Mk5 LED Cupcake lighting
by natko, published
I looked at lighting in Thingiverse but the solutions required parts I didnt have or the Mk4 Plastruder.
So heres my attempt using two led torches from the local store, some 15A fuse wire, and a 9.8 ohm resistor.
WARNING DO NOT CONNECT TO YOUR POWER SUPPLY WITHOUT A CURRENT LIMITING RESISTOR, IT WILL RESULT IN AT LEAST 1AMP CURRENT DRAW. (Warm cables to say the least).
And for the electrical engineers out there, yes you are not supposed to connect LEDS in parallel without individual resistors.
Although you can get away with it if they are the same type of LEDS in my mind (thus I bought 2 off same type torches).
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OK maybe seperate resisters good idea.. min dead after 8 months usage.... need re think hole lota leds died
This is definately a good thing to have (especially with a thousand bright white LEDs lying around :P), made one for my ToM Mk6 and it illuminates very nicely.
Yeh, maybe a touch overkill ;) although the limiting resister runs them a little less mA than rated I believe.
Thing is you dont have to use 18 leds you could fit 6, I had to design this because I didnt have a MkIV, the deluxe was an inspiration, though i didnt like the limitation of 6 LED's, the individual resisters per led, and mounting it on the extruder head.
If you want to change number of led's or t
ype, check this site out to size the resistor:
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Remove LED heads from torches, (they push out the front, so a bolt or somet that is longer than the torch body is ideal to push it out against the floor, maybe a bit of tapping with a hammer too).
With soldering iron and flat screwdriver price out your leds from the PCB, its easier if you have someone to hold the PCB or use a vice.
Push the LED's into the plastic thing, YOU WILL NOTICE A FLAT EDGE ON YOUR LEDS EDGE - FACE THIS TO THE CENTER/CENTRE OF THE THINGY. This will put the cathode (negative legs) all around the inside rim.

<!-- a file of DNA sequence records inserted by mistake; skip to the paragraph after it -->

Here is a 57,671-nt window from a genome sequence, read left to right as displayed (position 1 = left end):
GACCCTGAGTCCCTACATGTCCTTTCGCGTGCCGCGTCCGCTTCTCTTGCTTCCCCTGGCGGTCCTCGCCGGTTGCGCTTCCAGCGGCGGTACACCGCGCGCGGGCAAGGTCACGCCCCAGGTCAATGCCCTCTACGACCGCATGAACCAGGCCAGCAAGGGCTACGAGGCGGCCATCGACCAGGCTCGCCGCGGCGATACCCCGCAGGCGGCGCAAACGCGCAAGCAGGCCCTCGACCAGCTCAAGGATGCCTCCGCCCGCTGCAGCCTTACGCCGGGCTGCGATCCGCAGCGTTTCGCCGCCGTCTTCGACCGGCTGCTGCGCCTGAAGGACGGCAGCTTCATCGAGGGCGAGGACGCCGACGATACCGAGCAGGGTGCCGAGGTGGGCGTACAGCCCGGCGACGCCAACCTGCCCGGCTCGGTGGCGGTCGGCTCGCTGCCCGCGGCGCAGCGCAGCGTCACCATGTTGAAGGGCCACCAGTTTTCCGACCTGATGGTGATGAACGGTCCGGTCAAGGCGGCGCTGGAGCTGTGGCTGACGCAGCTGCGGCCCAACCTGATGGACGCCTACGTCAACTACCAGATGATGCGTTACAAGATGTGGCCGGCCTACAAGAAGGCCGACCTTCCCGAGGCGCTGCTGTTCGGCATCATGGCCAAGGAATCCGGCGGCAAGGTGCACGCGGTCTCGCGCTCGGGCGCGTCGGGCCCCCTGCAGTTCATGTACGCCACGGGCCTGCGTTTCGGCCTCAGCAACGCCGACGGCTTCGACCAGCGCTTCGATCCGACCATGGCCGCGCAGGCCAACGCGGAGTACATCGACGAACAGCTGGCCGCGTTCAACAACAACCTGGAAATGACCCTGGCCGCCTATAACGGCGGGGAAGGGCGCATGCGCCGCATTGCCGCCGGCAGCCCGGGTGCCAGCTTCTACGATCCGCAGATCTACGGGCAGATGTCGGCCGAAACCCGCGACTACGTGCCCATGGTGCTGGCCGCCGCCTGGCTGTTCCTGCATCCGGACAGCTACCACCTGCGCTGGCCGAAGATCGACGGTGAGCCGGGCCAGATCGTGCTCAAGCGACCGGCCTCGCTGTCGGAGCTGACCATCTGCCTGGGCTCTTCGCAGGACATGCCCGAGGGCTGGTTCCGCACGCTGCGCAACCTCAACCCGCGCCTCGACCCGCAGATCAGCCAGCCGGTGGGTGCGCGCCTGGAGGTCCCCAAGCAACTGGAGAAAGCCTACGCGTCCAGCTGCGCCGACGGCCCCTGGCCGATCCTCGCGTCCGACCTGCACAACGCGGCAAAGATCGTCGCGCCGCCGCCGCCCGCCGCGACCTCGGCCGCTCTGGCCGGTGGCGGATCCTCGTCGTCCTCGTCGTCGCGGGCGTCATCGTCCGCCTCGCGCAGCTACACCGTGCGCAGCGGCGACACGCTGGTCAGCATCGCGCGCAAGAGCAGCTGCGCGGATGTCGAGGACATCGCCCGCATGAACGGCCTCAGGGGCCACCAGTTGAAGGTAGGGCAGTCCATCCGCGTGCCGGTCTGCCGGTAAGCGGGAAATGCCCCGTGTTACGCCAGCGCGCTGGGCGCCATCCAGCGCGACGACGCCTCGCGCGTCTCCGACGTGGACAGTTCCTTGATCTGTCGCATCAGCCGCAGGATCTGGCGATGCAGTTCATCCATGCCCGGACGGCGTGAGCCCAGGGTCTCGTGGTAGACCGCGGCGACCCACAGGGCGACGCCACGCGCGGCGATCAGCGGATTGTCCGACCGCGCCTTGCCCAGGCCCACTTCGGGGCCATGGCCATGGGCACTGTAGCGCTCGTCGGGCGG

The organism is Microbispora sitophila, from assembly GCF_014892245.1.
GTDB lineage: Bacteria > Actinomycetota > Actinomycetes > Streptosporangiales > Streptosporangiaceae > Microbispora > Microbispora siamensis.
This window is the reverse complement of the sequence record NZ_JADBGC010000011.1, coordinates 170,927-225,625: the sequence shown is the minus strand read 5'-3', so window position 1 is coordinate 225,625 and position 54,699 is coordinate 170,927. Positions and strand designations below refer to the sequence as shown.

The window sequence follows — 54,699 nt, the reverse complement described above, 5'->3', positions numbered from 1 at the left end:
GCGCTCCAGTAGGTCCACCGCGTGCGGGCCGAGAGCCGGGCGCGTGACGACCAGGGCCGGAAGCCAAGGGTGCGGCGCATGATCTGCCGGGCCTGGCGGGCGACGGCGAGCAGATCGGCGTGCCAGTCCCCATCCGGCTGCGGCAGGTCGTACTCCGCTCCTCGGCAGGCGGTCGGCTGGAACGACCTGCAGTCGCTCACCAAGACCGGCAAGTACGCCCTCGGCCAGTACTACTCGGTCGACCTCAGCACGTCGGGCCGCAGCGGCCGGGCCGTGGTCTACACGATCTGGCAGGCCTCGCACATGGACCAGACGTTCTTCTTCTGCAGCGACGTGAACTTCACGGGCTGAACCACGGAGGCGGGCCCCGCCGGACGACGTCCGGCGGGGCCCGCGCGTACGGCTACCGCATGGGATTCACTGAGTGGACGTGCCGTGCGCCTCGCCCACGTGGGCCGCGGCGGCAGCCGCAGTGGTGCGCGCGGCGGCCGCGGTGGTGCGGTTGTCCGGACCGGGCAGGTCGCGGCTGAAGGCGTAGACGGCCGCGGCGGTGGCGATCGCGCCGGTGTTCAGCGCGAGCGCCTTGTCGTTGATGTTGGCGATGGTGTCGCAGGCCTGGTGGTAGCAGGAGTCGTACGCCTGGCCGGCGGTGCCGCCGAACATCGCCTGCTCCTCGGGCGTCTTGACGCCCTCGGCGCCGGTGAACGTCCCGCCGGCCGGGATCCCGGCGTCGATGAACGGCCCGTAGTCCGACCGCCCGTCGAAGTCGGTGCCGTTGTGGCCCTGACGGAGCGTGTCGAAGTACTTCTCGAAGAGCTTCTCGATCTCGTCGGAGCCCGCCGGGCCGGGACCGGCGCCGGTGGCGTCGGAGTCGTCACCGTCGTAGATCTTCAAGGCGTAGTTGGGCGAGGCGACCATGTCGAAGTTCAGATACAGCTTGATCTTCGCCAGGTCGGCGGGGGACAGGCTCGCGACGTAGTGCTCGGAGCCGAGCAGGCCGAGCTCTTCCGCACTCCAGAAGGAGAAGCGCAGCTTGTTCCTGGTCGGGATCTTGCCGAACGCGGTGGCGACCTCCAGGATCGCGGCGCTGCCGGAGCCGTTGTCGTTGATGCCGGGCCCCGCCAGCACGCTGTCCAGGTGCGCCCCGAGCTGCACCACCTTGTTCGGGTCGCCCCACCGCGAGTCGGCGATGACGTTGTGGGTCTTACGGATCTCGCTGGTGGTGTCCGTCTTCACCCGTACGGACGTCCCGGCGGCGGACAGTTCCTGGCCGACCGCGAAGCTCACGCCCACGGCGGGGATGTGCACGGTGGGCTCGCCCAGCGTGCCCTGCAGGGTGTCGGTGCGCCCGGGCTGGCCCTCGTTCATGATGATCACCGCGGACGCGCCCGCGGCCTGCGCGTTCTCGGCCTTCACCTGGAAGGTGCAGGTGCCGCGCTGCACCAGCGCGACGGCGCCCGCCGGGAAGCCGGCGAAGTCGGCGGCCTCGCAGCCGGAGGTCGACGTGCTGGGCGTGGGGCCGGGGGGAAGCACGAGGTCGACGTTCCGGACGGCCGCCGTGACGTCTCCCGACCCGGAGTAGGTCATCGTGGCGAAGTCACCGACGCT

(You might have to ream the holes a little, I used a 4.8mm drill bit)
Using the fuse wire or what ever wire you got solder the inside ring and seperately the outside ring of legs (see picture). I found putting a loop around each LED pin stub a help, but makes replacement of a single LED a pain.
Connect your cable and insulate so it cant short (remember you risk your power supply.
Connect the other end, again see picture, I worked out that the 9.8ohm resistor should result in about 158mA (0.8W) consumption (measured about 120mA). Now you may spot that I used a 1/4W resistor (its all I had), if you can, use at least a 1/2Watt. Mine works but gets a little warm, its been running now 12Hrs and seems stable.
Please remember though you must use a limiting resistor.
Test, I used the battery pack out of one of the torches to test the ring's prior to fitting the resister, possibly a good idea as I had fitted one the wrong way round and another I had knackered when removing from the PCB.
Plug into your power supply, making sure you connect positive (outer ring) to red wire on molex connector (+5V) and negative (inner ring) to black on molex connector.
Initially just keep your eyes open make sure you dont let the magic smoke out and check your cables/resistor are not getting warm/hot.
If ok, remove the plastruder head from Z axis table, slide plastic thing into the U slot with the pin going to the hole drilled in the table, it should just pop in to the hole holding the lights in place.
Run your cable as suits, and thats it.
My system has the thermal tape fitted, I would not suggest using this thingy on an un-insulated head.
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